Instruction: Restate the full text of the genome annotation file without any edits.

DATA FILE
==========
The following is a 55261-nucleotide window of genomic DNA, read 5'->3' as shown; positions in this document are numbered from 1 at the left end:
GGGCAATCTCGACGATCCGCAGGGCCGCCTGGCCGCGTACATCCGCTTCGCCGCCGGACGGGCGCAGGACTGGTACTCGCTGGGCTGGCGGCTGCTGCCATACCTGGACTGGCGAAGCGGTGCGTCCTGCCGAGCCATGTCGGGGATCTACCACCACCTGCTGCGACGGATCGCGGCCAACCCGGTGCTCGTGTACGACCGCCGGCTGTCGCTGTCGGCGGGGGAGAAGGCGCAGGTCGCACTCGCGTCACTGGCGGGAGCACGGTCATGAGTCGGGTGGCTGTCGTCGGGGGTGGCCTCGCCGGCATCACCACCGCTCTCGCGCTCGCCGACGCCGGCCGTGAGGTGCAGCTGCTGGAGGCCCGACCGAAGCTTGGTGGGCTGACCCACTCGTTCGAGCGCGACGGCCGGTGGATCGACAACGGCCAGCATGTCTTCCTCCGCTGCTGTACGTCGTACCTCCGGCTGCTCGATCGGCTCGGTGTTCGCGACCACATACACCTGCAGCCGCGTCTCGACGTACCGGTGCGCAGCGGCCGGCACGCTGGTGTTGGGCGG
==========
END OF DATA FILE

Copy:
The following is a 55261-nucleotide window of genomic DNA, read 5'->3' as shown; positions in this document are numbered from 1 at the left end:
GGGCAATCTCGACGATCCGCAGGGCCGCCTGGCCGCGTACATCCGCTTCGCCGCCGGACGGGCGCAGGACTGGTACTCGCTGGGCTGGCGGCTGCTGCCATACCTGGACTGGCGAAGCGGTGCGTCCTGCCGAGCCATGTCGGGGATCTACCACCACCTGCTGCGACGGATCGCGGCCAACCCGGTGCTCGTGTACGACCGCCGGCTGTCGCTGTCGGCGGGGGAGAAGGCGCAGGTCGCACTCGCGTCACTGGCGGGAGCACGGTCATGAGTCGGGTGGCTGTCGTCGGGGGTGGCCTCGCCGGCATCACCACCGCTCTCGCGCTCGCCGACGCCGGCCGTGAGGTGCAGCTGCTGGAGGCCCGACCGAAGCTTGGTGGGCTGACCCACTCGTTCGAGCGCGACGGCCGGTGGATCGACAACGGCCAGCATGTCTTCCTCCGCTGCTGTACGTCGTACCTCCGGCTGCTCGATCGGCTCGGTGTTCGCGACCACATACACCTGCAGCCGCGTCTCGACGTACCGGTGCGCAGCGGCCGGCACGCTGGTGTTGGGCGG